8 Days in a Scottish Campervan

Surely I’m not the only 30-something-year-old Irish person who shamefully has never been to Scotland, right?! I mean, come on, it’s a 45 minute flight from Dublin to Edinburgh and you don’t even have to think too hard about the packing as we are basically an extension of one another’s climates. If ever there was a crew of fellow whisk(e)y slinging, ginger haired, pasty skinned folk it is the Irish and the Scottish. Not to mention the fact that we share a deep, traumatic history of watching with dismay as our accents are translated with unnecessary subtitles on American documentaries (honestly, what is with that?!) so it’s kind of shocking that we don’t see more of each other. Delightfully though, 2019 was the year for me to end my Scottish virginity and pay a visit to the beautifully-blustery land.

You might be here to see my dreadfully-interesting holiday snaps (hi, Dad!), or maybe you stumbled across this post as you’re planning your own exciting Scottish trip. Either way, I hope you can get a sparkle of Highland Inspo for your own future plans. Read on and I will set out the route Richie and I took over 8 days in rainy Scotland.

Trigger warning for Irish people: There is a lot of whisky chat, and it is supposed to be spelled without the ‘e’. Trust me, I’m a pro now…

Our Chariot 

Look, I am not one for sun holidays. To each their own and all that, but after 2 weeks in the Canaries last year I was ready to tear the walls down. I have the attention span of a millenial on a smartphone so a camper van was selected as the appropriate environment for this year’s break. After some fairly extensive research, we opted for a Weinsberg CaraCompact from Bunk Campers in Edinburgh. We booked during one of their promotions so the cost for 7 nights, 2 drivers and all the extras was about €1,300. The extras covered things like; reduced excess, windscreen & wing mirror cover, bedding, delf, gas canister etc. and if you are going with a camper I would highly recommend shelling out for these.
Having smashed a windscreen in Australia (long story…not my fault, I swear!) I can tell you from experience that windscreen cover is most alluring when you need it and haven’t bought it! You might say €1,300 is a bit steep, but it’s not far off what you would pay for a hotel / B&B and you have the liberation of being able to pick up and move when the mood takes you.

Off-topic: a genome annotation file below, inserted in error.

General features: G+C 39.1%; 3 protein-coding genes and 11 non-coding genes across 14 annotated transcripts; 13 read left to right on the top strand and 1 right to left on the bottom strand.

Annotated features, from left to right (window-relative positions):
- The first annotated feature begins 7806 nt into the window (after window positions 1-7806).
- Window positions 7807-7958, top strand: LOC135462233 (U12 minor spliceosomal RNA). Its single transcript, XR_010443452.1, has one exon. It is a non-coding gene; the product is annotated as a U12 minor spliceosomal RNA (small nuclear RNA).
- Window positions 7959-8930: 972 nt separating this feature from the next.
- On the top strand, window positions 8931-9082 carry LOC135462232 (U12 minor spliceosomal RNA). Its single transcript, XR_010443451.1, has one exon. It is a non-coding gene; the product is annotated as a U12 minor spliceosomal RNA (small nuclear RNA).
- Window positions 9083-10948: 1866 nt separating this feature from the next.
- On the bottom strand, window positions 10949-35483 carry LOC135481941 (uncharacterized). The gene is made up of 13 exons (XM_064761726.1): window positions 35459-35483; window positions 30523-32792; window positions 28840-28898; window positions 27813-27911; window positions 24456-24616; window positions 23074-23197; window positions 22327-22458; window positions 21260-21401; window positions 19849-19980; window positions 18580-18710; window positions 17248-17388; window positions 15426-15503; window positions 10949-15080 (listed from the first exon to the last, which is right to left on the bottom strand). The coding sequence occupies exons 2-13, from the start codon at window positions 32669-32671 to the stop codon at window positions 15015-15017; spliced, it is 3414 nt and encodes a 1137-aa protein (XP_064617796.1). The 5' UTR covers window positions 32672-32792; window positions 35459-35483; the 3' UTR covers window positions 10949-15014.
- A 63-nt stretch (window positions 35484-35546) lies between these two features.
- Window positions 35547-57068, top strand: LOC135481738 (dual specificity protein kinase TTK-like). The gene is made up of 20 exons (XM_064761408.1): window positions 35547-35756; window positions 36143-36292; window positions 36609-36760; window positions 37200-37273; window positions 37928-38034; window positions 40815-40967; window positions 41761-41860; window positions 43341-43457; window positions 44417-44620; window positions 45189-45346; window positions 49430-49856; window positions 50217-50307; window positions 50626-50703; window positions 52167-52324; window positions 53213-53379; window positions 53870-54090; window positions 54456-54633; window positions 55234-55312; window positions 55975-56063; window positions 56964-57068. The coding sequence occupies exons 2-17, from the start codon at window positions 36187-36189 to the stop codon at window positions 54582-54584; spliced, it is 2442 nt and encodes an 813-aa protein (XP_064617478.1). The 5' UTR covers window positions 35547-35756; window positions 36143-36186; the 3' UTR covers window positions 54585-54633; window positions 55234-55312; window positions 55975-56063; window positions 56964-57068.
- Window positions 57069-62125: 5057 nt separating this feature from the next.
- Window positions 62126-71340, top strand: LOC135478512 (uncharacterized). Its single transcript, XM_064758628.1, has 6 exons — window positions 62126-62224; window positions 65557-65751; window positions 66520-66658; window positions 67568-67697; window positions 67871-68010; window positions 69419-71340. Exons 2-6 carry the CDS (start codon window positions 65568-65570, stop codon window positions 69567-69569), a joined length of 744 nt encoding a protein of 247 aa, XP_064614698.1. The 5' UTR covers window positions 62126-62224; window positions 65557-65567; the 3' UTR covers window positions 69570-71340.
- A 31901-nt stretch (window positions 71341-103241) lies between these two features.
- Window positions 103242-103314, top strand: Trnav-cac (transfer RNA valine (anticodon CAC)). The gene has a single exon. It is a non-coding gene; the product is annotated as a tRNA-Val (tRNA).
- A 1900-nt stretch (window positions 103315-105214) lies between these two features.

Wild Camping 

I won’t get too bogged down in the detail of this here as I could dedicate a whole post to it, but essentially Scotland has opened its public grounds to campers. This means you have the freedom to pitch up pretty much anywhere you want to. Now, there are some rules and stipulations (don’t be a d*ckhead being the main one…) but the crux of the wild camping option is that you don’t have to shell out the additional cost of paying for campsites if you don’t want to. Lots of folk will spend their entire holiday camped out at the side of a mountain or along a beach somewhere and won’t have to spend anything additional on accommodation.

Day 1: Edinburgh to Skipness
Driving time: 3hrs 40mins

We decided to give ourselves one night in a stunning little Airbnb, right in the heart of Edinburgh’s Old Town. We were in training for Islay, and as self-respecting Irish folk we take our training very seriously. One doesn’t simply walk into Islay… you need to have properly lubricated the organs first.

If Edinburgh pubs have one thing in common, it’s a ridiculously impressive back bar so we had an intense feeling of kid-in-a-sweetshop excitement as we worked our way through drams of this (a stunning little 19 year old) and drams of that (finished in sherry casks, thank you very much). Wash all that down with room temperature cask beer and a cheeky cocktail before bed and you can be sure our wake in Edinburgh was seedy. So seedy. The 10am check added insult to injury but it set us on our course for breakfast of eggs in the toursity-as-feck Deacons House Cafe before heading out back towards to Airport to collect our temporary Castle on Wheels. 

The van collection itself was painless but I would recommend arriving early. The handover and run-through does take some time and if there are people ahead of you in the queue you might be waiting a while. 

Day 1 for us was about getting as near as possible to the ferry terminal, as we were booked on the 9.30am sailing to Islay the following morning. We set a course in the GPS for Kennacraig and after that agreed to follow our noses to some nearby wild camping.